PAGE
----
No one needs to be told what kind of a Churchman he was. That voice had in it no uncertain note; he knew what he had to say, and he said it clearly, plainly, and like a man. His sermons were carefully prepared and thoroughly studied. The Church of God was to him all in all, in this earthly order; the temple hallowing the earth by its presence. The subjects of his Lent Lectures attest what he had it on his conscience to declare; for instance, take the following memoranda:

In 1875 he lectured on "The Worship of the Church."

In 1876, on "Questions of the Day," all relating to the Church.

In 1877, on "The Priesthood in the Church."

In 1878, on "The Communion of the Saints, or the Church Militant and the Church at Rest."

In 1879, on "What is required of those who come to the Lord's Supper."

In 1880, on "Certain Aspects of the Holy Eucharist."

Every one saw that in these selections he made choice, not as one who aims at producing a sensation, or glorifying1 himself, or pleasing the multitude; but simply as one who has a burden laid on him, to preach one line of truth, perhaps unpopular, but on that very account the more necessary for these times. In this connection it is edifying to find the evidence of his single eye to the glory of the Lord, He began the record of one year thus:

"A new year and a new volume. May God give me grace to fill the one with works worthy of His acceptance, and the other with the record of a service to the glory of His Holy Name!"

And this is at the close of 1868:

"Here ended the labors of another year. Another year of care and labor over; another year still nearer to the end! God give me grace to work while it is day, and to finish my allotted task ere the night cometh, when no man can work."

When the hand penned these words the end was yet afar off; but the passing seasons wrought no change in his purposes, his will, his faith. Twenty-three years he served here; having the confidence of the authorities of the parish and the respect and love of the people. He had the entire charge of the work of this chapel, under my superintendence; and most conscientiously, methodically, and diligently did he carry it on. That was a striking testimony which we heard borne to him by one who was for fifteen years his junior associate here, that in all that time he never heard him speak one hasty, one unkind, one angry word, no matter what the provocation might have been, no matter how trying and complicated the circumstances. And I may say, as Rector of the parish, that I never observed in him aught inconsistent with his calling and exalted reputation. He was a courteous, chivalrous, high-toned soul; a man incapable of a mean action; one whose kindly and attractive qualities endeared him to many beyond the circle of his special charge.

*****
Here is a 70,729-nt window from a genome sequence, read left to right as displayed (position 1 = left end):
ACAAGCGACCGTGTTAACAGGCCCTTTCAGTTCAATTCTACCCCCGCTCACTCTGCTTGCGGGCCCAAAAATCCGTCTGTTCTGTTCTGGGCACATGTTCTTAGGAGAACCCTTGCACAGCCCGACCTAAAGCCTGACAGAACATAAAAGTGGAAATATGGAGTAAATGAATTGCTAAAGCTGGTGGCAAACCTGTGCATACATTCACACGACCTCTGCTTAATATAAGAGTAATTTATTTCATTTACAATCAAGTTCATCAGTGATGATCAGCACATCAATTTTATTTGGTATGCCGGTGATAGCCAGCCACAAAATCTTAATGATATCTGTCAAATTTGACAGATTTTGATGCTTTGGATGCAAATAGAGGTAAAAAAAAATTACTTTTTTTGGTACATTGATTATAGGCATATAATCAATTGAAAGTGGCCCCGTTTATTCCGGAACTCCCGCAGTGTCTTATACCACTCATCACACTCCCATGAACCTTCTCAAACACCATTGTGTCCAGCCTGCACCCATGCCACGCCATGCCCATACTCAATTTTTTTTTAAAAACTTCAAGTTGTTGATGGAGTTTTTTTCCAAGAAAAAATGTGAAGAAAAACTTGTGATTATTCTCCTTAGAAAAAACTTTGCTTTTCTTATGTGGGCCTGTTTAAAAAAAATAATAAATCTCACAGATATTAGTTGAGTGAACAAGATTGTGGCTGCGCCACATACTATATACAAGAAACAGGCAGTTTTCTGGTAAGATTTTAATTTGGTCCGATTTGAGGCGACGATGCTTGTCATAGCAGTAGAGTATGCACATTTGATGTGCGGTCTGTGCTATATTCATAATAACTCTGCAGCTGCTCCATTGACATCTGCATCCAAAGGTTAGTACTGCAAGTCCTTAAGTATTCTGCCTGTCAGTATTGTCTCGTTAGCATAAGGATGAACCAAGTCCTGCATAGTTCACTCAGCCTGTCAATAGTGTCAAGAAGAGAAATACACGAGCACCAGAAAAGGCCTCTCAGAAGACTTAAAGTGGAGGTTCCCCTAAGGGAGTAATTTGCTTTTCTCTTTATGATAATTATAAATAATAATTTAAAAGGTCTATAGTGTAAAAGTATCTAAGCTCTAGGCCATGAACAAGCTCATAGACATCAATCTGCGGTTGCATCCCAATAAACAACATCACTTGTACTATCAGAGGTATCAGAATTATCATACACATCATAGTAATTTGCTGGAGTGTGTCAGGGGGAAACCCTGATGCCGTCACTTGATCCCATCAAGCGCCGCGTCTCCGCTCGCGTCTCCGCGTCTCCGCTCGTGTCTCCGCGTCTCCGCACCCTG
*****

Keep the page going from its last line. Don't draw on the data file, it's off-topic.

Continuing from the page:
If any should ask the cause of our dear friend's death, I should say that he was worn out by the duties of his ministerial office, and by some personal and domestic sorrows and anxieties in his life, such as few escape, such as tell on sensitive spirits like his. For two years, at least, we knew that he was losing the old elasticity and vigor; he grew weaker from month to month, till, at last, on Christmas Day, he was attacked in church by that fatal malady which has recently prevailed on both sides of the Atlantic, and could with difficulty regain his rooms after service. Then followed a three weeks' confinement to bed, a short journey southward, and a premature return at the beginning of Lent. The rest of the story has been told already in secular and religious journals; I need not repeat it here. But let our last thought be this: How sweet it was that his last celebration should have been on that Feast of the Annunciation, which was the twenty-third anniversary of his connection with this parish; that he should have entered into his eternal rest just as the Lenten-tide deepened into its final shadow, and that he should have been laid to rest in that Holy Week in which, ere-while, our Lord finished the work of our redemption, and when, throughout the world, there was silence before the solemn image of the Cross of Jesus Christ. So, surrounded by many a great sign, and many a wonder of grace, he passed away and went to God.